Pertussis (whooping cough) is a very contagious respiratory tract infection caused by a type of bacteria called Bordetella pertussis. Whooping cough is most contagious before the coughing begins. Pertussis is one of the most commonly occurring diseases that is vaccine-preventable in the United States. Protection from the childhood vaccine fades over time. Revaccinated is recommended for adolescents and adults even if you were completely vaccinated as a child.
The U.S. Centers for Disease Control and Prevention (CDC) and the Texas State Department of Health and Human Services recommends vaccination of all persons
The childhood vaccine is called DTaP (diphtheria, tetanus, and pertussin); for adolescents and adults the vaccine is called Tdap. Both protect against whooping cough, tetanus, and diphtheria. Vaccination recommendations:
Regardless of your age, consult your health care provider. These vaccines and other health care services are available by contacting:
Symptoms of the Disease
The disease begins similar to the common cold, with a runny nose or congestion, sneezing, and maybe mild cough or fever. After one to two weeks, severe coughing begins. Infants and children with the disease cough violently and rapidly, over and over, until they are forced to inhale with a loud "whooping" sound to breath.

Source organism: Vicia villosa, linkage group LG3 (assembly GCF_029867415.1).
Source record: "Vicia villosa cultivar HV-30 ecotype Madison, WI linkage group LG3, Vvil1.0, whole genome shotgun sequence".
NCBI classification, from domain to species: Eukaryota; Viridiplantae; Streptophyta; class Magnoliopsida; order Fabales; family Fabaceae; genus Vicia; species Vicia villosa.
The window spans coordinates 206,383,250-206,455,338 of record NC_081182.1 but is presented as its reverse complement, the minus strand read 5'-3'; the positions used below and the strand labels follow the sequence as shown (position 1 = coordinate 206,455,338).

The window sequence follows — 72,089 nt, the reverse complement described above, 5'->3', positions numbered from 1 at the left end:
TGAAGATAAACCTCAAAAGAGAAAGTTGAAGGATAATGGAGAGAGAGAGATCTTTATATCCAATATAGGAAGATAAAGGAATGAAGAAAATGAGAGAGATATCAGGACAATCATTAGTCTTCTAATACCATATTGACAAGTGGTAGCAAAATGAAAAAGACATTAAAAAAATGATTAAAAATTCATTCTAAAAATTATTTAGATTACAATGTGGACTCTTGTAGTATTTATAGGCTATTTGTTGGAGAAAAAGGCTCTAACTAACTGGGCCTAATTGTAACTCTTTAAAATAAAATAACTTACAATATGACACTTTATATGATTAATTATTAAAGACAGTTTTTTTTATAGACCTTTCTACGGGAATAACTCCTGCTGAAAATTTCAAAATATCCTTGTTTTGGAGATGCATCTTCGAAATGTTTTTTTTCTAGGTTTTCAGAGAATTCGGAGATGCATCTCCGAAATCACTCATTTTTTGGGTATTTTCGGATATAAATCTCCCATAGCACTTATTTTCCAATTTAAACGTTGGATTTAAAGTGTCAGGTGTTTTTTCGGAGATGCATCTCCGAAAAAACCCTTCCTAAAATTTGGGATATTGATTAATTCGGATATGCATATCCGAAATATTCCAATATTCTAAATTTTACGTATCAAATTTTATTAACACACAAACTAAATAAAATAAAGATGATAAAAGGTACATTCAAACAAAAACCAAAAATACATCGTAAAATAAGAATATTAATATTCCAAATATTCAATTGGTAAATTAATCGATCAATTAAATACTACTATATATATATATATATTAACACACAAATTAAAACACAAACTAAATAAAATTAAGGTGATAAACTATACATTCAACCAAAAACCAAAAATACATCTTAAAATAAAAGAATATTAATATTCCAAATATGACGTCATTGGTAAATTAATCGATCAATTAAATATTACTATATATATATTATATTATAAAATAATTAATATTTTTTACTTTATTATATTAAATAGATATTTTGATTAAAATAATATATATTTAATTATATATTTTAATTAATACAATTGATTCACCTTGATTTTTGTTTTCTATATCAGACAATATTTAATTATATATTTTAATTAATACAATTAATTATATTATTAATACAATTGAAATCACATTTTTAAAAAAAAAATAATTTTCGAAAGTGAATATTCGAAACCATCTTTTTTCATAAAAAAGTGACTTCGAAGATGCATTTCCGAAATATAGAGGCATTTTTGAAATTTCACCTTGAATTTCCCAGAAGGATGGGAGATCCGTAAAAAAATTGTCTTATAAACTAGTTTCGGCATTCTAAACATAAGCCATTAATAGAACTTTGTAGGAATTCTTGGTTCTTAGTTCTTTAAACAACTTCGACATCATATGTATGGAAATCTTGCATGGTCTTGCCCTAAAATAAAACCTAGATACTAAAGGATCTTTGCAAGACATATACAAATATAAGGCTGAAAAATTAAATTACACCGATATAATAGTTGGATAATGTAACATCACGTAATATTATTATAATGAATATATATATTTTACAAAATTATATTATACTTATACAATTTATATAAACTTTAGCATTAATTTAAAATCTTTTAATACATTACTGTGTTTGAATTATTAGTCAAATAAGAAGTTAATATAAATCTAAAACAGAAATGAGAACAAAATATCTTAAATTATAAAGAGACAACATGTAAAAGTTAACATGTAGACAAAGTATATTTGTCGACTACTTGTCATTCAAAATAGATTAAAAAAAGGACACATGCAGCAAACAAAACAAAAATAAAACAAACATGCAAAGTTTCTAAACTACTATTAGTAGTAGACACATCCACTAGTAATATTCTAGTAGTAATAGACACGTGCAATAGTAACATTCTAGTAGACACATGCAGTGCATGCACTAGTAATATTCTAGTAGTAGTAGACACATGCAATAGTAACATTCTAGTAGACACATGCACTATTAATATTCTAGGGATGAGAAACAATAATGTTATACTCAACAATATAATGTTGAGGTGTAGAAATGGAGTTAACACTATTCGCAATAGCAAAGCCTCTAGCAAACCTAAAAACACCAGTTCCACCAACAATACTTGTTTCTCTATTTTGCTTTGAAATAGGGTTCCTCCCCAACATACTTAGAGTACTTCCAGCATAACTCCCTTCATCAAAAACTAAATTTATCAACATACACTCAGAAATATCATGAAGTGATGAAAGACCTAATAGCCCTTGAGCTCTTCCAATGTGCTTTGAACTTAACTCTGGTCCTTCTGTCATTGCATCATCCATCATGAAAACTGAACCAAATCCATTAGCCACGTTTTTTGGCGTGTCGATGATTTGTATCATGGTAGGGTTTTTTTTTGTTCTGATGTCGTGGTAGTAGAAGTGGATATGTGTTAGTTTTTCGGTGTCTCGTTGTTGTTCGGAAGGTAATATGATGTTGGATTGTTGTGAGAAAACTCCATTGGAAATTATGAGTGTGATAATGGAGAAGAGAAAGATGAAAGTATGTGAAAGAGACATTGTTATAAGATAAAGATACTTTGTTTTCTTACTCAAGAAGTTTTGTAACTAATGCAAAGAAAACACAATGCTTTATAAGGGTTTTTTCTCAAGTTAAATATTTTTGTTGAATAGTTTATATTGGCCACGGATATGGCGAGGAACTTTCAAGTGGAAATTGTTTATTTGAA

Transmission of the Disease
Whooping cough is usually spread by coughing or sneezing while in close contact with others, who then breathe in the pertussis bacteria. Many infants who get pertussis are infected by parents, older siblings, or other caregivers who might not even know they have the disease.
Reducing Your Chances of Becoming Infected
The best way to prevent pertussis is to get vaccinated. For infants it is best to keep them away as much as possible from anyone who has cold symptoms or is coughing. Vaccine protection for pertussis can fade with time. Other measures for preventing or reducing your risk for whooping cough are to follow good hygiene practices:
When to Return to School/Work
The CDC and Texas State Department of Health Services provide the following general guidelines to determine when one can return to work after developing whooping cough:
NOTE: Individuals who have had whooping cough should stay away from school and work for as long as symptoms exist. This could be for an extended period of time. It is highly recommended that an individual seek guidance from their health care professional or the local health department to determine when it is appropriate to return to work or school. In addition:
For More Information
To learn more about whooping cough and related vaccines, please talk with a health care provider or call the Texas Department of State Health Services (DSHS) Immunization Branch at 800.252.9152 or 512.458.7284. For general information about whooping cough visit the websites of the U.S. Centers for Disease Control and Prevention (CDC).